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Child Development

Confidence Building Strategies for Your Child

31 July 2020

Every parent wants their child to be comfortable in their own skin and confident in who they are. Teaching your child to have a confident mindset is complex and takes continuous effort as they grow up.

Here are some practical strategies to help boost your child’s confidence:

1. Model confident thinking.

Children’s brains are developing at an amazing rate; absorbing anything and everything they hear, see, touch or smell. As their first role models, parents largely influence how their children develop. Being mindful of the language you use and how you respond to challenging or new tasks are often observed and imitated. If you a model a behaviour which is one of curiosity and positivity across new situations, your child will start to follow. Responses such as “I’m going to try my best” or “I’m excited to try something new” will leave a lasting impression on your child that begins to teach resilience.

2. Focus on effort and improvement.

Focus your praise on the effort your child puts into improving. By linking success to the amount of effort put in rather than the outcome, your child will start to associate great achievements with trying their best in the situation. A way to emphasise your praise on effort is to change your language in responses, tone of voice and phrasing.

3. Teach them to take risks.

A key element of confidence is the ability to take risks when you’re unsure about how to tackle a challenge. Encourage your child to persist with a task, try new strategies and seek your help when they’re stuck. Encouragement such as “that was smart to tackle the challenge this way…” and “you recognised this well…” will encourage your child to continue to attempt calculated risks in unknown environments.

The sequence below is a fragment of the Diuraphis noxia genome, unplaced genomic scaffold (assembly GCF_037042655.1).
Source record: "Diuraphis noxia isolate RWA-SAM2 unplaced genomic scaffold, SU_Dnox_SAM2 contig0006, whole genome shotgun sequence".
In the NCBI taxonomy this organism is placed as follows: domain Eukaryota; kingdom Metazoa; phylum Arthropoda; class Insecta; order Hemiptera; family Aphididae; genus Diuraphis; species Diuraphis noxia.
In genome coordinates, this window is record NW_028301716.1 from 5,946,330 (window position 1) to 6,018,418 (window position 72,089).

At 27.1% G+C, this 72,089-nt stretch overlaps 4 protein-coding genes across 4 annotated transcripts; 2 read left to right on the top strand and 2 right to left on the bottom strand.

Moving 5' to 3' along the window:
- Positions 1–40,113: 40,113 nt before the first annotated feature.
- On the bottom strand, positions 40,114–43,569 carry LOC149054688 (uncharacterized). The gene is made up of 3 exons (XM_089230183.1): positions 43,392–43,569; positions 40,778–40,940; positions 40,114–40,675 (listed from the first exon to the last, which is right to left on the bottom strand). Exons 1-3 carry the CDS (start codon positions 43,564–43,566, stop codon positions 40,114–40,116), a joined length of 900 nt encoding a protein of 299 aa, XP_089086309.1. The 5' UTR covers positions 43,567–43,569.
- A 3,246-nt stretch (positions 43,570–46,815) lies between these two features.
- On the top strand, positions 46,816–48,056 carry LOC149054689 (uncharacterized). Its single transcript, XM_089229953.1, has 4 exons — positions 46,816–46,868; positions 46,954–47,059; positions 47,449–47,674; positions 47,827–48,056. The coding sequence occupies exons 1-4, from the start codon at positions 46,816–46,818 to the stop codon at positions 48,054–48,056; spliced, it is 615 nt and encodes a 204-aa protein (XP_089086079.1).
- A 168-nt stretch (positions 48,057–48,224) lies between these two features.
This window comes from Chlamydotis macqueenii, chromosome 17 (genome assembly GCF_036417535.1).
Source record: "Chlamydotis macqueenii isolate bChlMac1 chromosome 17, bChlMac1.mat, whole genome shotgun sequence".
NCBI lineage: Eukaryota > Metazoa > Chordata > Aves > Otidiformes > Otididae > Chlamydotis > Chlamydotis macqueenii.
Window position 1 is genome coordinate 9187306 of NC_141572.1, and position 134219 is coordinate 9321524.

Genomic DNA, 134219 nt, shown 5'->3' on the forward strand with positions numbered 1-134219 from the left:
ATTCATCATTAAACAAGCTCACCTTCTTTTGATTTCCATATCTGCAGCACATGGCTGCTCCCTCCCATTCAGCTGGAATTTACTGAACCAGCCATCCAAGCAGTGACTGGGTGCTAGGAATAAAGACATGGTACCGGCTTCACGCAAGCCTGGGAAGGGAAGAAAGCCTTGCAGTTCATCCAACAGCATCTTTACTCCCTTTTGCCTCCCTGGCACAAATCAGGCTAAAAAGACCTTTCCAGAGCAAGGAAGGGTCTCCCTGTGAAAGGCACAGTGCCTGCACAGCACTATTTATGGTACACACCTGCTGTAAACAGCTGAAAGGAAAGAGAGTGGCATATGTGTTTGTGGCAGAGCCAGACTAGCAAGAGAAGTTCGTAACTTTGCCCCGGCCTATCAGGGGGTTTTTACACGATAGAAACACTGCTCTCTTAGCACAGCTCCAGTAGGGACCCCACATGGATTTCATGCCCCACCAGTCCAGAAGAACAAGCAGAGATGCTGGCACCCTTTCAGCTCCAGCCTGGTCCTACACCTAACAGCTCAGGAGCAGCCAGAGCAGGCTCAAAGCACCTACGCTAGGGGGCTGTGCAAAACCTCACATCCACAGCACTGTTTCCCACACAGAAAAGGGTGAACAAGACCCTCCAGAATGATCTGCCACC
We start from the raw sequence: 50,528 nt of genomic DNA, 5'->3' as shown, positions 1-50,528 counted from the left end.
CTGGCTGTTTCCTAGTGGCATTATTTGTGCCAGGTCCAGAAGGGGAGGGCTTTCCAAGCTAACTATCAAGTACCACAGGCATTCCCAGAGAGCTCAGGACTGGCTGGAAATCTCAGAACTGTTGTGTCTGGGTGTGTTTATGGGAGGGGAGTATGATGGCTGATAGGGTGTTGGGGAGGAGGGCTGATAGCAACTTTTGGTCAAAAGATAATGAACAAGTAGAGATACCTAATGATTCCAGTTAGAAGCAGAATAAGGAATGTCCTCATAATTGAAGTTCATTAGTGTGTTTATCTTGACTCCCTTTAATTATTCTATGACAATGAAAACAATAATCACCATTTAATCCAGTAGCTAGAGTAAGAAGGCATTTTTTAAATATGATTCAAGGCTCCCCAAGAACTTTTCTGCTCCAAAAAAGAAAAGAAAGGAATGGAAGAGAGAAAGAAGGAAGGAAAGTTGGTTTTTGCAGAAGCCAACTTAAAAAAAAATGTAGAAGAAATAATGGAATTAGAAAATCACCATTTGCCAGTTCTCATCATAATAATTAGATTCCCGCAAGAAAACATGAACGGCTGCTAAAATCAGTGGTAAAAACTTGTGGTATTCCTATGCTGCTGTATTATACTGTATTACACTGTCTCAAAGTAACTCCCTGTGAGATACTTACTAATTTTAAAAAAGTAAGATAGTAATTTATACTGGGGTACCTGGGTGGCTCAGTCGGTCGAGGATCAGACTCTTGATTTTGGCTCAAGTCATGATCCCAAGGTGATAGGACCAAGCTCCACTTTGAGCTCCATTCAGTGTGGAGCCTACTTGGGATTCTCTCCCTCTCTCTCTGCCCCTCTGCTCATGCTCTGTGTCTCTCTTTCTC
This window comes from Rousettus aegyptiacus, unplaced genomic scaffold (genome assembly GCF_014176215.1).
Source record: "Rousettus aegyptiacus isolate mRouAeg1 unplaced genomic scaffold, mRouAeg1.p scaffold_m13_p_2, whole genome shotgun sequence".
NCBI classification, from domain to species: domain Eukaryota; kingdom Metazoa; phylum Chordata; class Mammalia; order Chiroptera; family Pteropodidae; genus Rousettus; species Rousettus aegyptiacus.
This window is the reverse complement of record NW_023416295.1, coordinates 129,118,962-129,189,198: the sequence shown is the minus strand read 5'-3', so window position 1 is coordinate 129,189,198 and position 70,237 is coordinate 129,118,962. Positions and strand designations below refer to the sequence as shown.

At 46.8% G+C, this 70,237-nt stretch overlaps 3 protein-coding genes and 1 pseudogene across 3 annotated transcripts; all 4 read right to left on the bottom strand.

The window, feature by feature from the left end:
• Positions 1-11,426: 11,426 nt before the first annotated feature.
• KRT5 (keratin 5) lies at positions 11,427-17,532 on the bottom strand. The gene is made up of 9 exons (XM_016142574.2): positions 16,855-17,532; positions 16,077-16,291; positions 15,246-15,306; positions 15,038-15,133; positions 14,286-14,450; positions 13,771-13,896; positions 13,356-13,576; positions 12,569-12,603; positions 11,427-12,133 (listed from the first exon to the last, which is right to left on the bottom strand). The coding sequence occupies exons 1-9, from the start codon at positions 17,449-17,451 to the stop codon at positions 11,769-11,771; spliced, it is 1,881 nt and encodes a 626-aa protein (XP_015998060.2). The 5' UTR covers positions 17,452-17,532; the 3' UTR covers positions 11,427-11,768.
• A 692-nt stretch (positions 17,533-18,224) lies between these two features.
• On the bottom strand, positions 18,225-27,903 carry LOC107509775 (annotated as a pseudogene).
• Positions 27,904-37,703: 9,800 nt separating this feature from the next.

4. Spend time on things they excel at.

Encourage your child to participate in things they excel at or enjoy helping improve their confidence and self-esteem.

5. Strengthen their character.

Encourage your child to be confident in who they are, as a unique individual, who is celebrated in their own right. Sometimes having confidence is the difference between doing what’s easy and doing what’s right.

6. Forgive them freely for their mistakes.

Children are continuously learning as they grow up and will only learn if they make mistakes and grow. When your child makes a mistake, make sure you use constructive language to give advice on how better to handle the situation next time. Responses such as “Let’s talk about what happened?” will give your child the opportunity to reflect on their actions and come to their own positive conclusion, instilling confidence in themselves.

It’s important for parents to help their children to discover their own unique talents, qualities and strengths. Teach your child to work towards a goal and to have pride in their accomplishments and learn from their mistakes. Try, try again. Encourage your children to try things their own way, face challenges, persevere and take risks.

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